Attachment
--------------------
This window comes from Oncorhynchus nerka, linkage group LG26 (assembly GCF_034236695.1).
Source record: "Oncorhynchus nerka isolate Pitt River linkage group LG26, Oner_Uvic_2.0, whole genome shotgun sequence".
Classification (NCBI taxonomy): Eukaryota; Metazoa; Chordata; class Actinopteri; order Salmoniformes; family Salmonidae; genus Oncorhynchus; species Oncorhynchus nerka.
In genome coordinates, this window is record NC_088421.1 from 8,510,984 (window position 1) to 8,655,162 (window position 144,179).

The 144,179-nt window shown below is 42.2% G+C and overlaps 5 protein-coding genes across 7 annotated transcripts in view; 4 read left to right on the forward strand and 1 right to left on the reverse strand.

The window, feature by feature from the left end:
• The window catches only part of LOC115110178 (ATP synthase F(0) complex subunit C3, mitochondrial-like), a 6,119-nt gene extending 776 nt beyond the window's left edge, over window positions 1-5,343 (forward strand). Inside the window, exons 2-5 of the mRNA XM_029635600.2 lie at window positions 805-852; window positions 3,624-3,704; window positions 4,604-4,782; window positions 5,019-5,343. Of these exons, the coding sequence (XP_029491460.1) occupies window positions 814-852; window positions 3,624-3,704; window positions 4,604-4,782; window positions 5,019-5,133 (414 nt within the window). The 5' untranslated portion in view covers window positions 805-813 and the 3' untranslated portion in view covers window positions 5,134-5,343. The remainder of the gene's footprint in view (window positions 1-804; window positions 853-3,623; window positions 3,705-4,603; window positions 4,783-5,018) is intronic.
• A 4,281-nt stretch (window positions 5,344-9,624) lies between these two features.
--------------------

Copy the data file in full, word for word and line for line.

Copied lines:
This window comes from Oncorhynchus nerka, linkage group LG26 (assembly GCF_034236695.1).
Source record: "Oncorhynchus nerka isolate Pitt River linkage group LG26, Oner_Uvic_2.0, whole genome shotgun sequence".
Classification (NCBI taxonomy): Eukaryota; Metazoa; Chordata; class Actinopteri; order Salmoniformes; family Salmonidae; genus Oncorhynchus; species Oncorhynchus nerka.
In genome coordinates, this window is record NC_088421.1 from 8,510,984 (window position 1) to 8,655,162 (window position 144,179).

The 144,179-nt window shown below is 42.2% G+C and overlaps 5 protein-coding genes across 7 annotated transcripts in view; 4 read left to right on the forward strand and 1 right to left on the reverse strand.

The window, feature by feature from the left end:
• The window catches only part of LOC115110178 (ATP synthase F(0) complex subunit C3, mitochondrial-like), a 6,119-nt gene extending 776 nt beyond the window's left edge, over window positions 1-5,343 (forward strand). Inside the window, exons 2-5 of the mRNA XM_029635600.2 lie at window positions 805-852; window positions 3,624-3,704; window positions 4,604-4,782; window positions 5,019-5,343. Of these exons, the coding sequence (XP_029491460.1) occupies window positions 814-852; window positions 3,624-3,704; window positions 4,604-4,782; window positions 5,019-5,133 (414 nt within the window). The 5' untranslated portion in view covers window positions 805-813 and the 3' untranslated portion in view covers window positions 5,134-5,343. The remainder of the gene's footprint in view (window positions 1-804; window positions 853-3,623; window positions 3,705-4,603; window positions 4,783-5,018) is intronic.
• A 4,281-nt stretch (window positions 5,344-9,624) lies between these two features.